Yesterday afternoon in Davies Symphony Hall, last week’s visiting concerto soloist with the San Francisco Symphony (SFS), cellist Oliver Herbert, joined his SFS colleagues for the first Chamber Music Series concert of the108th season. Herbert took the second cello part in the final selection, a performance of Antonín Dvořák’s Opus 48 sextet in A major. He was joined by violinists Helen Kim and Chen Zhao, violists Katie Kadarauch and Matthew Young, and cellist Peter Wyrick. Composed in 1878, this was Dvořák’s first work to be premiered outside Bohemia.
Given that Johannes Brahms served, at least informally, as a mentor for Dvořák, it would be easy to conjecture that the latter’s work on Opus 48 had been informed by the two sextets composed by the former, Opus 18 in B-flat major (1860) and Opus 36 in G major (completed in 1865). Even the freshness of a major key may have been an influence. Nevertheless, Opus 48 is very much in Dvořák’s own voice, drawing upon his “local roots” but also departing from some of those traditions.
Most interesting in that regard is the Dumka (second) movement. This was a favorite structure for Dvořák with its sharp contrasts between melancholia and manic exuberance. Ironically, in Opus 48 those contrasts are much less extreme, making the movement more a sympathetic reflection on the style, rather than an instance of the style itself. The energy of the following Furiant movement, however, brings the listener back to more familiar Dvořák tropes.
I always like to observe that, when two cellos are involved in chamber music, neither is, in any way, “secondary” to the other. The second cello is usually de facto responsible for the lowest line, meaning that the instrument carries the weight, so to speak, of harmonic progression, generally for almost the entirety of the composition. Where Dvořák is concerned, the instrument must do “double duty,” contributing to the polyphonic fabric while also serving as “latter-day continuo.”
Herbert rose to the challenges of these responsibilities with the same sure confidence and expressive rhetoric that he had brought to his performance of Joseph Haydn at his subscription concert performances. Indeed, if there were any problems with the overall texture, they tended to have more to do with the fact that both the second violin and first viola parts involved replacements of personnel, suggesting that the group, as a whole, had less time cultivating awareness of each other than preparation usually affords. Nevertheless, because of the demand on resources, Opus 48 does not get played very frequently, and its appearance on yesterday’s program was most welcome.
The second half of the program was one of sharp contrasts with a world premiere preceding the Dvořák selection. Ron Minor’s recently-completed “Tutrovio II,” was a reworking of a 1993 duo for viola and trombone. This duo expanded to a quartet with the addition of parts for cello (Amos Yang) and bass (Daniel G. Smith). Nick Platoff was the trombonist, joined by Wayne Roden on viola. The overall preference for the lower register made for no end of intriguing sonorities; but what really stole the show was the agility with which Platoff handled no end of rapid-fire passages for the trombone. Minor took a bow from his vantage point in the “Conductor’s Box.” One could see that he was more than satisfied with this account of his music, and he had good reason to be so. For my part, I just hope that this piece warrants more than a “one-shot” performance experience.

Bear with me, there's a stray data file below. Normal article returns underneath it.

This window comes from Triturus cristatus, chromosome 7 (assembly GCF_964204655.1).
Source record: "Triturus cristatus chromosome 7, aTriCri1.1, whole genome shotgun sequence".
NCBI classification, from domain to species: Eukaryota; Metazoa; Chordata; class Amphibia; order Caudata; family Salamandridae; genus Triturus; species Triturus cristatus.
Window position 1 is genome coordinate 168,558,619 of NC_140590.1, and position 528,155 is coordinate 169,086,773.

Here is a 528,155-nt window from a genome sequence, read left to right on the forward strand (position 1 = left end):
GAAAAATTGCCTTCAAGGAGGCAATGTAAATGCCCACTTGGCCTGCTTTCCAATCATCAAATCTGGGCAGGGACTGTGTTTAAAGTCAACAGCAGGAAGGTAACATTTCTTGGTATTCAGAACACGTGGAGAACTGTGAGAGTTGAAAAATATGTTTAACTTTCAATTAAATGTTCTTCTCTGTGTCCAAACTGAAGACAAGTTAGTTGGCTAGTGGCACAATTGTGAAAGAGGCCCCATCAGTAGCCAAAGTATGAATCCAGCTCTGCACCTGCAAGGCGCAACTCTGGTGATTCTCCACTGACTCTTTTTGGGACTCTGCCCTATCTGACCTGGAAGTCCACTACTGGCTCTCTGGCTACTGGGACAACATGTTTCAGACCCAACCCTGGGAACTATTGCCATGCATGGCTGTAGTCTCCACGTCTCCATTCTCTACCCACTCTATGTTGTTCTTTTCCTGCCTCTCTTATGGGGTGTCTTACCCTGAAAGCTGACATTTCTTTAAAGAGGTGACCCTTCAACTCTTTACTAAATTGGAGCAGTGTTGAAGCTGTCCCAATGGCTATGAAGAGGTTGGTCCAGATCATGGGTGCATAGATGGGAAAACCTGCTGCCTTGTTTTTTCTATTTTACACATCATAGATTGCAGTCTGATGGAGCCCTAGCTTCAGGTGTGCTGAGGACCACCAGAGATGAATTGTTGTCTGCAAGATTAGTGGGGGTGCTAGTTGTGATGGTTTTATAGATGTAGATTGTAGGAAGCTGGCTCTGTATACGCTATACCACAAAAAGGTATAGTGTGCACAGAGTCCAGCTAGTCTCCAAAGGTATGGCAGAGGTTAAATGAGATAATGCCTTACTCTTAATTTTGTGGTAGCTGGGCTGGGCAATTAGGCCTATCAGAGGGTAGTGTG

The first half of the program turned out to be an “anxiety of influence” experience. It began with a trio for oboe (Russ deLuna), bassoon (Rob Weir), and piano (Britton Day) composed in 1994 by jazz pianist (and many other things) André Previn. However, the spirit of jazz seems to have mattered less than a grateful nod to Francis Poulenc, who had composed for the same combination of instruments. The program nodes by James M. Keller explicitly called out this connection, citing “Francis Poulenc, whose ghost lurks around many corners of this piece.” Mind you, by 1994 Poulenc had fallen out of fashion in most concert circles, so Previn’s nostalgic retrospection was a reminder of an earlier period of twentieth-century music that did not deserve to be forgotten.
Samuel Coleridge-Taylor (work of an unknown photographer from around 1893, from Wikimedia Commons, public domain)
Previn’s trio was followed by the Opus 10 quintet in F-sharp minor, composed in 1895 by by Samuel Coleridge-Taylor. This was scored for clarinet (Steve Sánchez) and string quartet (violinists Florin Parvulescu and Diane Nicholeris, violist Gina Cooper, and cellist David Goldblatt). In this case the “ghost” was Dvořák’s, with reflections of American folk sources by a British composer with a father from Sierra Leone. Indeed, Coleridge-Taylor may well have been motivated by Dvořák’s “American inspirations” (and, where chamber music is concerned, Dvořák was primarily interested in strings and piano), The Opus 10 quintet clearly demonstrates that the composer had a solid command of the relationship between the clarinet and the string parts; and, if there were “remembrances of things past” in the music itself, there was still enough originality to make for an engaging listening experience.